Query plan monitoring techniques fix problems with high wait times, bottlenecks and general blockages in a database management system. Specifically, the problems that query plan monitoring techniques solve are related to situations where poorly constructed SQL code results in more cost or effort, and significant barriers or bottlenecks in the system.
As a declarative language, SQL is procedural. Query plan or query execution plan monitoring looks at an ordered set of steps or lines of code describing specific ways for a query to retrieve information from the database or otherwise work with data sets.
In most cases, there is more than one way to collect a certain type of information. So query optimizing tools assess the various options, and show which are most efficient. However, some of these automation tools require some manual oversight.
The semantics and terminology around various types of SQL and query analysis can vary according to factors such as the focus of a project. Query plan monitoring can also be closely related to SQL performance monitoring. In addition, efforts to review a query plan can be called “database tuning.” In all of these diagnostic techniques, engineers are looking at the best ways to employ SQL queries to perform some kind of database task.
One way to explain this is that query execution plan monitoring looks at poorly performing SQL queries. It evaluates the use of particular SQL queries by certain benchmarks – for instance, it might identify longest times for queries in the system, or identify the queries that use the most CPU resources or require the most input/output. By scanning an entire traditional or virtualized server network, the plan monitoring tools can provide data on where to look for bottlenecks.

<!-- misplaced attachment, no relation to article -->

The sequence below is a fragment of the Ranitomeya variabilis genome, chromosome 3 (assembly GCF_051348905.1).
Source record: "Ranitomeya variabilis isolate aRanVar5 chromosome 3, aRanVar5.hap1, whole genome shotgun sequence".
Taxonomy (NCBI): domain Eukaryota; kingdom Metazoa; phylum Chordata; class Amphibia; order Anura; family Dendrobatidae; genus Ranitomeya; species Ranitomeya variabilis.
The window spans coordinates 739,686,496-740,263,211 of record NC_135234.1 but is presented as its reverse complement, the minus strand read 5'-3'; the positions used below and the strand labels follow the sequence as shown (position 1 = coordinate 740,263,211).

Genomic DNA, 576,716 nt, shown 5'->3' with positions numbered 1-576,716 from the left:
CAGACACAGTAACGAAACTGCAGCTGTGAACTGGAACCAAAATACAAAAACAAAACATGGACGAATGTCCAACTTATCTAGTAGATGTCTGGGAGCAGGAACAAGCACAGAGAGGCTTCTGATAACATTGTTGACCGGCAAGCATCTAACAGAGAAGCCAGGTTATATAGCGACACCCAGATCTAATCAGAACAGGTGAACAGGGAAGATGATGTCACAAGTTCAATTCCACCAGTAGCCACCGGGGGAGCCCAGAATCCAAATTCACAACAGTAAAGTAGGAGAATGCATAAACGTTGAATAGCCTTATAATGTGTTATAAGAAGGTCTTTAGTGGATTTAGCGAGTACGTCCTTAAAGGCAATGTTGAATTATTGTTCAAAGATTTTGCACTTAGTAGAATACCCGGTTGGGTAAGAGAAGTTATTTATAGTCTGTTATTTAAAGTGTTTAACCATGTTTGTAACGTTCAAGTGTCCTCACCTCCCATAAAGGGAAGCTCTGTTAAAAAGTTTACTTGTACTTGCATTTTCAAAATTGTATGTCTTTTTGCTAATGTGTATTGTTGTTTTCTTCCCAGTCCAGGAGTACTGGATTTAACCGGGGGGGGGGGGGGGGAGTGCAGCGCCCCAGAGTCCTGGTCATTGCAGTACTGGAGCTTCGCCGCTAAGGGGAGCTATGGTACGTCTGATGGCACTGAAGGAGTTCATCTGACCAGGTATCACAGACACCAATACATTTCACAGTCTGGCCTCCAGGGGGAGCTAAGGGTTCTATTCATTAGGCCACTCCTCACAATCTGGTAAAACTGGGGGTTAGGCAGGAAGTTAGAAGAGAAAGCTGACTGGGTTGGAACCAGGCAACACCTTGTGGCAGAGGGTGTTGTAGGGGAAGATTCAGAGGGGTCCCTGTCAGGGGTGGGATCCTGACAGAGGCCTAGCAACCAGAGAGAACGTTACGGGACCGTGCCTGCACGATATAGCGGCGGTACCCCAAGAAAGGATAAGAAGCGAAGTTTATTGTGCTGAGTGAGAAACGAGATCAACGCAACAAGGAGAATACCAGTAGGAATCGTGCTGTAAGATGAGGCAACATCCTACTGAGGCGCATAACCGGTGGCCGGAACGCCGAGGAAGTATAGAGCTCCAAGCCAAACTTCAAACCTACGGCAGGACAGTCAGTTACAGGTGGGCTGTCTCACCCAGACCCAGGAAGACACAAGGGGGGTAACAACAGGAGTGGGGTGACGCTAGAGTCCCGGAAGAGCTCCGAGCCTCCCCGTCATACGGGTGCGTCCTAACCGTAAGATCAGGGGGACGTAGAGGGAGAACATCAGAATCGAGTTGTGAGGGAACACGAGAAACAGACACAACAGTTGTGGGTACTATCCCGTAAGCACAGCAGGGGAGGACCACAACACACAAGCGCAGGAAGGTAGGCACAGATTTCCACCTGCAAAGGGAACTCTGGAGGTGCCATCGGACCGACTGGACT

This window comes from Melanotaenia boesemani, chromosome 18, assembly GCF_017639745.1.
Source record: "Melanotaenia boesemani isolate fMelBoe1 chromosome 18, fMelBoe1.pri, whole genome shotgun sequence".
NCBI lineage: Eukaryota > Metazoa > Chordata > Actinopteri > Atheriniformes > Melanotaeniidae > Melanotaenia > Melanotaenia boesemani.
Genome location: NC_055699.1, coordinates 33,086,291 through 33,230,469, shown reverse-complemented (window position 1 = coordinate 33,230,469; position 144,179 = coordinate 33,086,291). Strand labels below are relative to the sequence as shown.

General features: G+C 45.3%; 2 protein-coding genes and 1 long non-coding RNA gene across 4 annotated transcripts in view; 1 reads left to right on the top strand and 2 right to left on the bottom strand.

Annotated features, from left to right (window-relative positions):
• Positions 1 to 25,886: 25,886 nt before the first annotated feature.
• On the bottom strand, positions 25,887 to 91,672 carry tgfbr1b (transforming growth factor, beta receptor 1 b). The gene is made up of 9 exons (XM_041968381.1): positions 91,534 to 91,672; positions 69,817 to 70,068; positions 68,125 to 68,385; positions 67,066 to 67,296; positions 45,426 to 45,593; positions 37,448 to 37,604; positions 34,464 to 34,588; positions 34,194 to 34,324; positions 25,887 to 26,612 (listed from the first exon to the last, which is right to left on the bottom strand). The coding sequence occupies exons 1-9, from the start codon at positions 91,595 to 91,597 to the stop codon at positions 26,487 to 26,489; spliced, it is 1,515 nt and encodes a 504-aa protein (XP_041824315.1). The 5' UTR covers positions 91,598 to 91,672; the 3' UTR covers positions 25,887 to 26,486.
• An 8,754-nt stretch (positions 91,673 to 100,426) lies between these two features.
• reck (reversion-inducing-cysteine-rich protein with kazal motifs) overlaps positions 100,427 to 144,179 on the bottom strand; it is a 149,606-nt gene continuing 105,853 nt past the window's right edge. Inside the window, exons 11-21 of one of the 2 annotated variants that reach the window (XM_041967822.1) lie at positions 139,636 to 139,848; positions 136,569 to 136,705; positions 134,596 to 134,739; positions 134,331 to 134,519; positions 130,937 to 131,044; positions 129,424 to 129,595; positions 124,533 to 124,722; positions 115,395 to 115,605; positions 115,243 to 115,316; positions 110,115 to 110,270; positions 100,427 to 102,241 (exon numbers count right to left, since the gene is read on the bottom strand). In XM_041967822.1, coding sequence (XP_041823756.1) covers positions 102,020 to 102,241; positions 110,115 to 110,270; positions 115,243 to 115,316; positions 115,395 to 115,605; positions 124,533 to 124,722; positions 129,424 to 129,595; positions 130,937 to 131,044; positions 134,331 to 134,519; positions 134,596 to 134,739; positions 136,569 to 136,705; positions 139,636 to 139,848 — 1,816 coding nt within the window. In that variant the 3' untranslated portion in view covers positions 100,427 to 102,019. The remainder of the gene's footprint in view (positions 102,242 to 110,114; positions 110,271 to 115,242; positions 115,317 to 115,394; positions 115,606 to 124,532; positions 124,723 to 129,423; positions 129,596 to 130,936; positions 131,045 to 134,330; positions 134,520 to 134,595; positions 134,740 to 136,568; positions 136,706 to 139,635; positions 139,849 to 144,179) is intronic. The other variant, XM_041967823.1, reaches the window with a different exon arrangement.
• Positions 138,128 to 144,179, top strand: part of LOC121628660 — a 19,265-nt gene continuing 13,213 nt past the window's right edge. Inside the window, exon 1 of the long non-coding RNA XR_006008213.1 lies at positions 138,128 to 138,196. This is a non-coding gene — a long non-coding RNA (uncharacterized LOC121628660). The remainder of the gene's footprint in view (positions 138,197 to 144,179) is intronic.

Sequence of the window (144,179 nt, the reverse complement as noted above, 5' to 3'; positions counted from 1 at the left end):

Query execution plan monitoring tools might also make use of features within a database management resource, such as a “plan table” that shows cost and time for each individual query. Commands such as EXPLAIN PLAN can lay out query plan data for analysis.
Automation tools are being built to do more when it comes to improving automatic SQL diagnostics and analysis, and making sure that the best queries are opening up systems to operate at peak efficiency. Either automated systems or human engineers might assess wait times, which are the times where a system is not executing, but instead waiting behind a process. These are the types of problems that query plan monitoring and other SQL diagnostic techniques are meant to solve, in conjunction with other types of analysis and implementation tools in today's sophisticated database management world.